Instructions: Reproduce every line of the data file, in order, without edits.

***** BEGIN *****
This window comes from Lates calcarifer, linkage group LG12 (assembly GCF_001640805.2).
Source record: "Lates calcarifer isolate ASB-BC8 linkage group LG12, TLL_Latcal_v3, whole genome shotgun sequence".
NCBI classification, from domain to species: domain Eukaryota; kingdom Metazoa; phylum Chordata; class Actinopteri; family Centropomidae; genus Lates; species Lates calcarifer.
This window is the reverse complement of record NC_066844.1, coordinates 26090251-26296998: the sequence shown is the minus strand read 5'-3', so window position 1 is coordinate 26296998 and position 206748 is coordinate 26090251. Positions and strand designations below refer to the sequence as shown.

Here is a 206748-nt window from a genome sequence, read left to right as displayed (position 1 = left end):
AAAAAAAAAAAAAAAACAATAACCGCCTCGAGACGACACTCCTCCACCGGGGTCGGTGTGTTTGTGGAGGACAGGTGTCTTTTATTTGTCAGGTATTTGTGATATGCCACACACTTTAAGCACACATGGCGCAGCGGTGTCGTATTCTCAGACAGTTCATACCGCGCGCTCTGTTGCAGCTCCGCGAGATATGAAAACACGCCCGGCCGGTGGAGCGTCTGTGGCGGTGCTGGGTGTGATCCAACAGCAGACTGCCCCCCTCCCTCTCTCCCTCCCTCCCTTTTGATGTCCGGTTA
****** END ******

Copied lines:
This window comes from Lates calcarifer, linkage group LG12 (assembly GCF_001640805.2).
Source record: "Lates calcarifer isolate ASB-BC8 linkage group LG12, TLL_Latcal_v3, whole genome shotgun sequence".
NCBI classification, from domain to species: domain Eukaryota; kingdom Metazoa; phylum Chordata; class Actinopteri; family Centropomidae; genus Lates; species Lates calcarifer.
This window is the reverse complement of record NC_066844.1, coordinates 26090251-26296998: the sequence shown is the minus strand read 5'-3', so window position 1 is coordinate 26296998 and position 206748 is coordinate 26090251. Positions and strand designations below refer to the sequence as shown.

Here is a 206748-nt window from a genome sequence, read left to right as displayed (position 1 = left end):
AAAAAAAAAAAAAAAACAATAACCGCCTCGAGACGACACTCCTCCACCGGGGTCGGTGTGTTTGTGGAGGACAGGTGTCTTTTATTTGTCAGGTATTTGTGATATGCCACACACTTTAAGCACACATGGCGCAGCGGTGTCGTATTCTCAGACAGTTCATACCGCGCGCTCTGTTGCAGCTCCGCGAGATATGAAAACACGCCCGGCCGGTGGAGCGTCTGTGGCGGTGCTGGGTGTGATCCAACAGCAGACTGCCCCCCTCCCTCTCTCCCTCCCTCCCTTTTGATGTCCGGTTA